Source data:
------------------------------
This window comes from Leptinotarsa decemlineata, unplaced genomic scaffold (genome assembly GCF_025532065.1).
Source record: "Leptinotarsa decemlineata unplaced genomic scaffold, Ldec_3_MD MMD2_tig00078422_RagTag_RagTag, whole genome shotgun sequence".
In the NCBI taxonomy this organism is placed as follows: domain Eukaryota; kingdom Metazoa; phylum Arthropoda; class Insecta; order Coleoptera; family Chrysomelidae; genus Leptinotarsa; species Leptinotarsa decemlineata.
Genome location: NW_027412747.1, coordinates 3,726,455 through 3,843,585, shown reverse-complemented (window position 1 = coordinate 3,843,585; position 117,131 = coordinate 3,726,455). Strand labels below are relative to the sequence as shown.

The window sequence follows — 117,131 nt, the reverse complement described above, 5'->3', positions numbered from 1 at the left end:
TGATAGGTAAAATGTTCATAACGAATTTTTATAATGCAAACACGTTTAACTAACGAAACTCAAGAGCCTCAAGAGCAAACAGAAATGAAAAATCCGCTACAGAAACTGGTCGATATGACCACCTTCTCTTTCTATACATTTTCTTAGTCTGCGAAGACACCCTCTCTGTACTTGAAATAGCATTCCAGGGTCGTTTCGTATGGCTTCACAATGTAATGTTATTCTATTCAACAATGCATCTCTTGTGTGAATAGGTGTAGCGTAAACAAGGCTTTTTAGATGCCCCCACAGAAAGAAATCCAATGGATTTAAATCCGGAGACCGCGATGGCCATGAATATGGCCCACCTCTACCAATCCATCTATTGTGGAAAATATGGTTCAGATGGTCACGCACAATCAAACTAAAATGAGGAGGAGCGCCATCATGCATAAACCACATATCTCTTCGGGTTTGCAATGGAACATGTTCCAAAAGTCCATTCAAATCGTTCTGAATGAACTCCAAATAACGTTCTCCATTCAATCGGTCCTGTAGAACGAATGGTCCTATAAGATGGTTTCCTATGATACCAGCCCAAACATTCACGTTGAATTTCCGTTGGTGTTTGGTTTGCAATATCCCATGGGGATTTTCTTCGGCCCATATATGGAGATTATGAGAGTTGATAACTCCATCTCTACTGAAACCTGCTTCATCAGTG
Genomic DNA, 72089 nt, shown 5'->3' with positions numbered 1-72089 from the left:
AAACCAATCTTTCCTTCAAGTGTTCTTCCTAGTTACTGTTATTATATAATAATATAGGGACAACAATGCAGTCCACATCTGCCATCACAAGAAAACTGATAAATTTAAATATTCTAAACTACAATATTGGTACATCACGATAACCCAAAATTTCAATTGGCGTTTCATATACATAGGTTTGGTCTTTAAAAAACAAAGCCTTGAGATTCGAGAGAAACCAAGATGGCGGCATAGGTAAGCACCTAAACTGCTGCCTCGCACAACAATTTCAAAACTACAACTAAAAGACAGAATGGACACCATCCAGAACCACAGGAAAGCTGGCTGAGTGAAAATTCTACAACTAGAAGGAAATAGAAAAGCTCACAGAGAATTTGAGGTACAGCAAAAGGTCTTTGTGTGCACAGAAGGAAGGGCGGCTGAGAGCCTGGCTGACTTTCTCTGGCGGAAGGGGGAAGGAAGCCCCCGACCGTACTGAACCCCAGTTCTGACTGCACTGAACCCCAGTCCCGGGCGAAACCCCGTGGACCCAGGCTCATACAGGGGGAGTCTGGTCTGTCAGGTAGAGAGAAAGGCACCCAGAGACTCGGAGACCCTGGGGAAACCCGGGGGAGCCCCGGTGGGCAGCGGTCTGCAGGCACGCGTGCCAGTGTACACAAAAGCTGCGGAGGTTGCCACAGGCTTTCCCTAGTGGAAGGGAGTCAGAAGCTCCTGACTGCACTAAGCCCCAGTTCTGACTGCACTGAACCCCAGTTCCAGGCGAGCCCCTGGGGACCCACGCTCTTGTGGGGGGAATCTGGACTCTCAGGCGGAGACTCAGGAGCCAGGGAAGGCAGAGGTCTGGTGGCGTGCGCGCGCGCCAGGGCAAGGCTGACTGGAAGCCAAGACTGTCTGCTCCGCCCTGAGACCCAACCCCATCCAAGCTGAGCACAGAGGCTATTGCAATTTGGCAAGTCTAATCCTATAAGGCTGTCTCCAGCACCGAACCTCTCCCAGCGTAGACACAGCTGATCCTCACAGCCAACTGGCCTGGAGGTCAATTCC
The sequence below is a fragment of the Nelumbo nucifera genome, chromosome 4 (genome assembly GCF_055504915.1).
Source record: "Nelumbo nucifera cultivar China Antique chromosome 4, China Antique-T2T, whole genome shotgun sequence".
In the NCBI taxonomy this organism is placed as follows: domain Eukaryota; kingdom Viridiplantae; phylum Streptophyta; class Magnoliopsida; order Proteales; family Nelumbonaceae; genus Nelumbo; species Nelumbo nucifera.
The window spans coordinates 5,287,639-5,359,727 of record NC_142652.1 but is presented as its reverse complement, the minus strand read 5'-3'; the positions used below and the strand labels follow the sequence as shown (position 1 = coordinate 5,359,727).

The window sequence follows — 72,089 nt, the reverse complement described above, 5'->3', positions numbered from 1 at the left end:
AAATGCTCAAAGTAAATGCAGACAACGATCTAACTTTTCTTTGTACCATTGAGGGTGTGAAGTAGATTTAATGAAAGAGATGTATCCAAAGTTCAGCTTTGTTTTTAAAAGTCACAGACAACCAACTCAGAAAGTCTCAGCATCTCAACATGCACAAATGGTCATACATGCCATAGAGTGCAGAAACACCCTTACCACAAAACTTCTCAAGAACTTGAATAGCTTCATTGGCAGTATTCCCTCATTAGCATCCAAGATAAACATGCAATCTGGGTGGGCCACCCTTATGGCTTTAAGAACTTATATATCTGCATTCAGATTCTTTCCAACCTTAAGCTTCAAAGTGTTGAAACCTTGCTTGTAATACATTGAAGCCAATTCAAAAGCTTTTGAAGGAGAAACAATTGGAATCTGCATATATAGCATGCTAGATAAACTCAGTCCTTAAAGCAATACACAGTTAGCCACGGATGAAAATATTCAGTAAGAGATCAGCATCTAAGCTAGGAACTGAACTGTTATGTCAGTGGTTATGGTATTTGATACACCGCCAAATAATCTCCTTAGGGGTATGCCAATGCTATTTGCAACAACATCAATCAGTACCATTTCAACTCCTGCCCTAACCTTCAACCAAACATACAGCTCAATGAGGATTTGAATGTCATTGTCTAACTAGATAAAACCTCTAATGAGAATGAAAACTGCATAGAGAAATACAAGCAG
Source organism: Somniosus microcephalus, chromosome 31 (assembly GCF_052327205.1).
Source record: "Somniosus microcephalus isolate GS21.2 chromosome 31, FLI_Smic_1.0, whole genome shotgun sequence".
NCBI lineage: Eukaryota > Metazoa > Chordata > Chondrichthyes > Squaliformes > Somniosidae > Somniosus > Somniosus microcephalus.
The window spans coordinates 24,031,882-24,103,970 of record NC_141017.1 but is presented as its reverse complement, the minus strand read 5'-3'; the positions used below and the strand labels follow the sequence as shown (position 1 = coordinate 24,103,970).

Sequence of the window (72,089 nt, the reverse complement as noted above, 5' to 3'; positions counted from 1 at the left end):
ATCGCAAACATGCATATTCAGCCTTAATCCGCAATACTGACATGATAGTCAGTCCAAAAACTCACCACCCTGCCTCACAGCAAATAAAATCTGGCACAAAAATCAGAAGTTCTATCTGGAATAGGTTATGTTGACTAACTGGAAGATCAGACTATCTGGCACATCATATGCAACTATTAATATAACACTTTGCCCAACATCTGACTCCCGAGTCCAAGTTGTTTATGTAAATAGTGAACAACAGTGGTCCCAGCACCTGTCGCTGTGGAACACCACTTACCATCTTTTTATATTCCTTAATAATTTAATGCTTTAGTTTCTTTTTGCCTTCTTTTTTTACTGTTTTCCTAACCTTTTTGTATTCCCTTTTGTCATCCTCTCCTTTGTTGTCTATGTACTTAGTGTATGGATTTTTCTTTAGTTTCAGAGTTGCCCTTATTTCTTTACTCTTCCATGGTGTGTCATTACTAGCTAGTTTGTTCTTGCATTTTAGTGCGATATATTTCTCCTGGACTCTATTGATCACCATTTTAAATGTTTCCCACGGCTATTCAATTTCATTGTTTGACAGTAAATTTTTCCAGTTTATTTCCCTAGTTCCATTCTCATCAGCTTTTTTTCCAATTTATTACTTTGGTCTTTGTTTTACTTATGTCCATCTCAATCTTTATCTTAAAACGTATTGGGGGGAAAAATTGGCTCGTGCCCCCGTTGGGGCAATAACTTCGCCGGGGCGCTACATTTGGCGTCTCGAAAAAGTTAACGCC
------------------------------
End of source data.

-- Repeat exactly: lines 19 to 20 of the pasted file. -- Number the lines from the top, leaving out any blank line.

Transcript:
Sequence of the window (72,089 nt, the reverse complement as noted above, 5' to 3'; positions counted from 1 at the left end):
ATCGCAAACATGCATATTCAGCCTTAATCCGCAATACTGACATGATAGTCAGTCCAAAAACTCACCACCCTGCCTCACAGCAAATAAAATCTGGCACAAAAATCAGAAGTTCTATCTGGAATAGGTTATGTTGACTAACTGGAAGATCAGACTATCTGGCACATCATATGCAACTATTAATATAACACTTTGCCCAACATCTGACTCCCGAGTCCAAGTTGTTTATGTAAATAGTGAACAACAGTGGTCCCAGCACCTGTCGCTGTGGAACACCACTTACCATCTTTTTATATTCCTTAATAATTTAATGCTTTAGTTTCTTTTTGCCTTCTTTTTTTACTGTTTTCCTAACCTTTTTGTATTCCCTTTTGTCATCCTCTCCTTTGTTGTCTATGTACTTAGTGTATGGATTTTTCTTTAGTTTCAGAGTTGCCCTTATTTCTTTACTCTTCCATGGTGTGTCATTACTAGCTAGTTTGTTCTTGCATTTTAGTGCGATATATTTCTCCTGGACTCTATTGATCACCATTTTAAATGTTTCCCACGGCTATTCAATTTCATTGTTTGACAGTAAATTTTTCCAGTTTATTTCCCTAGTTCCATTCTCATCAGCTTTTTTTCCAATTTATTACTTTGGTCTTTGTTTTACTTATGTCCATCTCAATCTTTATCTTAAAACGTATTGGGGGGAAAAATTGGCTCGTGCCCCCGTTGGGGCAATAACTTCGCCGGGGCGCTACATTTGGCGTCTCGAAAAAGTTAACGCC